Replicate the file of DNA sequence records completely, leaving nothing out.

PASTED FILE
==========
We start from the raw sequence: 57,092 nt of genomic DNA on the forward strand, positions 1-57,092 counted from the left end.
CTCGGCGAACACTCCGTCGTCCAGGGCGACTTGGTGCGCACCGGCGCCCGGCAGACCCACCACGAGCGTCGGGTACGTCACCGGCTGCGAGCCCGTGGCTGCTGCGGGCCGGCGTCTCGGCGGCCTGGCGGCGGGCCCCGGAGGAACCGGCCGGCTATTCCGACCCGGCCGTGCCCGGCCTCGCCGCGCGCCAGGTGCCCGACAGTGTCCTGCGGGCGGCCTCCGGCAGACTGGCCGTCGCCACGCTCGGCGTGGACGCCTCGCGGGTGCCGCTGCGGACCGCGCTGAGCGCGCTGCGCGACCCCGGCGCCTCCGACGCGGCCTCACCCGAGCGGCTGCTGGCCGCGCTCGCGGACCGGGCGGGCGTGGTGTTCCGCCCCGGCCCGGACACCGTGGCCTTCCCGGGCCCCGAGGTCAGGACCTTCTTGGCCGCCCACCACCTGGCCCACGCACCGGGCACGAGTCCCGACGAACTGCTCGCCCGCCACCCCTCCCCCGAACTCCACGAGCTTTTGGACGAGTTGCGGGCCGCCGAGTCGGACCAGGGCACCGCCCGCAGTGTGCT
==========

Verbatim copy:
We start from the raw sequence: 57,092 nt of genomic DNA on the forward strand, positions 1-57,092 counted from the left end.
CTCGGCGAACACTCCGTCGTCCAGGGCGACTTGGTGCGCACCGGCGCCCGGCAGACCCACCACGAGCGTCGGGTACGTCACCGGCTGCGAGCCCGTGGCTGCTGCGGGCCGGCGTCTCGGCGGCCTGGCGGCGGGCCCCGGAGGAACCGGCCGGCTATTCCGACCCGGCCGTGCCCGGCCTCGCCGCGCGCCAGGTGCCCGACAGTGTCCTGCGGGCGGCCTCCGGCAGACTGGCCGTCGCCACGCTCGGCGTGGACGCCTCGCGGGTGCCGCTGCGGACCGCGCTGAGCGCGCTGCGCGACCCCGGCGCCTCCGACGCGGCCTCACCCGAGCGGCTGCTGGCCGCGCTCGCGGACCGGGCGGGCGTGGTGTTCCGCCCCGGCCCGGACACCGTGGCCTTCCCGGGCCCCGAGGTCAGGACCTTCTTGGCCGCCCACCACCTGGCCCACGCACCGGGCACGAGTCCCGACGAACTGCTCGCCCGCCACCCCTCCCCCGAACTCCACGAGCTTTTGGACGAGTTGCGGGCCGCCGAGTCGGACCAGGGCACCGCCCGCAGTGTGCT